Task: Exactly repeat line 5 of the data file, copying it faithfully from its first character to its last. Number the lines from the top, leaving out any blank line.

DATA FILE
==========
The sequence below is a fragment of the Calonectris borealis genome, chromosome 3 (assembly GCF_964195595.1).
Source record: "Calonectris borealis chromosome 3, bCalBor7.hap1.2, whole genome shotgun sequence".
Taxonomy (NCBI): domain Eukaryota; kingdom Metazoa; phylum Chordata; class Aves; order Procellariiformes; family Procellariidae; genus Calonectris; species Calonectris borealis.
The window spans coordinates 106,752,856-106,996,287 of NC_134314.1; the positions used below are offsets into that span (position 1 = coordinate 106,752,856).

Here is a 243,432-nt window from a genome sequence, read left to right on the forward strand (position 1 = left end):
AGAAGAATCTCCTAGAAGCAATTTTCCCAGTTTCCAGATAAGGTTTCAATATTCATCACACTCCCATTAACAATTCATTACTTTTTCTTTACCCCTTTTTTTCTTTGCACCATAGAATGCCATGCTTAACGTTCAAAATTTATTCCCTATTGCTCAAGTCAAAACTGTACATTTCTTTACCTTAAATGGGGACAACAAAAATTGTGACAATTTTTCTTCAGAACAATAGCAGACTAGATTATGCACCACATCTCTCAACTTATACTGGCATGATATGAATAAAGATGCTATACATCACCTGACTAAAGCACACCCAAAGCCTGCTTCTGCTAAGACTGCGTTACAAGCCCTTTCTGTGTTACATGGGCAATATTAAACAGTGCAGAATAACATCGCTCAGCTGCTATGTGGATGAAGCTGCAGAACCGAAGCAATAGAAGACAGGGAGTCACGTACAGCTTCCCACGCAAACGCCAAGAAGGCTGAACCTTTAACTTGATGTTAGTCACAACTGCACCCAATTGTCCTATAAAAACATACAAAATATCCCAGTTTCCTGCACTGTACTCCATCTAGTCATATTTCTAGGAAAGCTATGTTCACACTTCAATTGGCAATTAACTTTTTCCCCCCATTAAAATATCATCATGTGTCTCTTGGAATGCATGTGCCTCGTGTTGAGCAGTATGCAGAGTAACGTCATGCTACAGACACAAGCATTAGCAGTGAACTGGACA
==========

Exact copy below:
Here is a 243,432-nt window from a genome sequence, read left to right on the forward strand (position 1 = left end):